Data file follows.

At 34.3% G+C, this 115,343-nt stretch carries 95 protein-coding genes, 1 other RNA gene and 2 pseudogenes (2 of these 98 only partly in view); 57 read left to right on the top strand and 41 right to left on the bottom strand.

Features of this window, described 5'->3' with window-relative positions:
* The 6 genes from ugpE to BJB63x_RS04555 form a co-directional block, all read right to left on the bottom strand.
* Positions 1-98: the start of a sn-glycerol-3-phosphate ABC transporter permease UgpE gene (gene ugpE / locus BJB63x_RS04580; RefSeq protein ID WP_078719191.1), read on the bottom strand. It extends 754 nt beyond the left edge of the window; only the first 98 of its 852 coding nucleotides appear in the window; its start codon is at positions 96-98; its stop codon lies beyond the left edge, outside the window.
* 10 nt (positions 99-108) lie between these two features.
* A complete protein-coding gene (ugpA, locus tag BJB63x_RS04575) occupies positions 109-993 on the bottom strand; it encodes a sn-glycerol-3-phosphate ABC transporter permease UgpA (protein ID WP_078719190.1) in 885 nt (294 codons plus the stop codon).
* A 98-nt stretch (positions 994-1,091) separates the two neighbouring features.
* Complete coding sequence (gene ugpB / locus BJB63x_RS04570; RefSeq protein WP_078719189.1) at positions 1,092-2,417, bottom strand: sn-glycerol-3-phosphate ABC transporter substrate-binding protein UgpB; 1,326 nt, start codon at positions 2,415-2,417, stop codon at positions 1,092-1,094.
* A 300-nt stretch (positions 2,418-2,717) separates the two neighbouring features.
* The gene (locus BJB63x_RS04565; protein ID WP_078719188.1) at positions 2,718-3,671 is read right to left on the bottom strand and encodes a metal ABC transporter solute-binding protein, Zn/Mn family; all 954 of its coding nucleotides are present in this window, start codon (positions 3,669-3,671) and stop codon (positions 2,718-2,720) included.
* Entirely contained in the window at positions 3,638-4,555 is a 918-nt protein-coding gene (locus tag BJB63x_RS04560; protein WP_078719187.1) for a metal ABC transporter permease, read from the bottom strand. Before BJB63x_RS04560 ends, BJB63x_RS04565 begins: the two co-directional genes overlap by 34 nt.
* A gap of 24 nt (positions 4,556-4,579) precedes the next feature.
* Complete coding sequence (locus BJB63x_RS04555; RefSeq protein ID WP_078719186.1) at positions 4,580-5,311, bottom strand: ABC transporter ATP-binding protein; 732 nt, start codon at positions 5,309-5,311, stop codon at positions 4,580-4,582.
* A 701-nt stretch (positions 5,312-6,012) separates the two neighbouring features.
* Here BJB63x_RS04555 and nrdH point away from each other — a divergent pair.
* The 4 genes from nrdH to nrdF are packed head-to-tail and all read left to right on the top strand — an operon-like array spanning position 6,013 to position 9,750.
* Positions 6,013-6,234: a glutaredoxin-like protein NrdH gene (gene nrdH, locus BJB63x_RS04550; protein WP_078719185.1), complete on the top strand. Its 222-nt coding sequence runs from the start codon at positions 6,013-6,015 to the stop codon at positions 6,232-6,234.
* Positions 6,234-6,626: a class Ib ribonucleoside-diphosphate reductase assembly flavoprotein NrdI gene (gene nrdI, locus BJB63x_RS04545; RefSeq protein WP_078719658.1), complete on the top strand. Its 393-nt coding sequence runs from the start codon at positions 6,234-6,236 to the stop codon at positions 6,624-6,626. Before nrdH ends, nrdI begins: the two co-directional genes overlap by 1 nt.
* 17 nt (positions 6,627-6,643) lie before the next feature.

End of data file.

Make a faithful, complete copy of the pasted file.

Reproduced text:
At 34.3% G+C, this 115,343-nt stretch carries 95 protein-coding genes, 1 other RNA gene and 2 pseudogenes (2 of these 98 only partly in view); 57 read left to right on the top strand and 41 right to left on the bottom strand.

Features of this window, described 5'->3' with window-relative positions:
* The 6 genes from ugpE to BJB63x_RS04555 form a co-directional block, all read right to left on the bottom strand.
* Positions 1-98: the start of a sn-glycerol-3-phosphate ABC transporter permease UgpE gene (gene ugpE / locus BJB63x_RS04580; RefSeq protein ID WP_078719191.1), read on the bottom strand. It extends 754 nt beyond the left edge of the window; only the first 98 of its 852 coding nucleotides appear in the window; its start codon is at positions 96-98; its stop codon lies beyond the left edge, outside the window.
* 10 nt (positions 99-108) lie between these two features.
* A complete protein-coding gene (ugpA, locus tag BJB63x_RS04575) occupies positions 109-993 on the bottom strand; it encodes a sn-glycerol-3-phosphate ABC transporter permease UgpA (protein ID WP_078719190.1) in 885 nt (294 codons plus the stop codon).
* A 98-nt stretch (positions 994-1,091) separates the two neighbouring features.
* Complete coding sequence (gene ugpB / locus BJB63x_RS04570; RefSeq protein WP_078719189.1) at positions 1,092-2,417, bottom strand: sn-glycerol-3-phosphate ABC transporter substrate-binding protein UgpB; 1,326 nt, start codon at positions 2,415-2,417, stop codon at positions 1,092-1,094.
* A 300-nt stretch (positions 2,418-2,717) separates the two neighbouring features.
* The gene (locus BJB63x_RS04565; protein ID WP_078719188.1) at positions 2,718-3,671 is read right to left on the bottom strand and encodes a metal ABC transporter solute-binding protein, Zn/Mn family; all 954 of its coding nucleotides are present in this window, start codon (positions 3,669-3,671) and stop codon (positions 2,718-2,720) included.
* Entirely contained in the window at positions 3,638-4,555 is a 918-nt protein-coding gene (locus tag BJB63x_RS04560; protein WP_078719187.1) for a metal ABC transporter permease, read from the bottom strand. Before BJB63x_RS04560 ends, BJB63x_RS04565 begins: the two co-directional genes overlap by 34 nt.
* A gap of 24 nt (positions 4,556-4,579) precedes the next feature.
* Complete coding sequence (locus BJB63x_RS04555; RefSeq protein ID WP_078719186.1) at positions 4,580-5,311, bottom strand: ABC transporter ATP-binding protein; 732 nt, start codon at positions 5,309-5,311, stop codon at positions 4,580-4,582.
* A 701-nt stretch (positions 5,312-6,012) separates the two neighbouring features.
* Here BJB63x_RS04555 and nrdH point away from each other — a divergent pair.
* The 4 genes from nrdH to nrdF are packed head-to-tail and all read left to right on the top strand — an operon-like array spanning position 6,013 to position 9,750.
* Positions 6,013-6,234: a glutaredoxin-like protein NrdH gene (gene nrdH, locus BJB63x_RS04550; protein WP_078719185.1), complete on the top strand. Its 222-nt coding sequence runs from the start codon at positions 6,013-6,015 to the stop codon at positions 6,232-6,234.
* Positions 6,234-6,626: a class Ib ribonucleoside-diphosphate reductase assembly flavoprotein NrdI gene (gene nrdI, locus BJB63x_RS04545; RefSeq protein WP_078719658.1), complete on the top strand. Its 393-nt coding sequence runs from the start codon at positions 6,234-6,236 to the stop codon at positions 6,624-6,626. Before nrdH ends, nrdI begins: the two co-directional genes overlap by 1 nt.
* 17 nt (positions 6,627-6,643) lie before the next feature.